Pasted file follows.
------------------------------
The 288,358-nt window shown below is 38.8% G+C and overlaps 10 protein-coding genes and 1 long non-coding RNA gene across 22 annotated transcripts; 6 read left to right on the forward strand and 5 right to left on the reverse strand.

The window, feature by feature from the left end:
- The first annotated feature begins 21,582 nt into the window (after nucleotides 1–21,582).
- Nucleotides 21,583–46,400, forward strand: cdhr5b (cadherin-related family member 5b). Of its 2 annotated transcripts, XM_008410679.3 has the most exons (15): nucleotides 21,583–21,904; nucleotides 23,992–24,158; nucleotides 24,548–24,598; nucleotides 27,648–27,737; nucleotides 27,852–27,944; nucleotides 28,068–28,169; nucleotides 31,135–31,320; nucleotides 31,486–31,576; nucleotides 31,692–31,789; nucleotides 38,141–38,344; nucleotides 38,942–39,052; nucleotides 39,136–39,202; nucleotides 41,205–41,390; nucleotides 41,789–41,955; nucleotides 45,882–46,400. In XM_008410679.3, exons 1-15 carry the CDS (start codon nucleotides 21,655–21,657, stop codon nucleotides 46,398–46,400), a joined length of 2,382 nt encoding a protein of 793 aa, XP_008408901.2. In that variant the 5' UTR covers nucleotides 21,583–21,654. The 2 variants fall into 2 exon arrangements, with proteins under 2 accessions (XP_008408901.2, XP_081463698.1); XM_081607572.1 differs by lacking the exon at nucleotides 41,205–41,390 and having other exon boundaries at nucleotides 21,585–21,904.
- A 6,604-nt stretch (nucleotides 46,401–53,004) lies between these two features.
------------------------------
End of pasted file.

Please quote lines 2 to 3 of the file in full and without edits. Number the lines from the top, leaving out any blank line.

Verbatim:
The window, feature by feature from the left end:
- The first annotated feature begins 21,582 nt into the window (after nucleotides 1–21,582).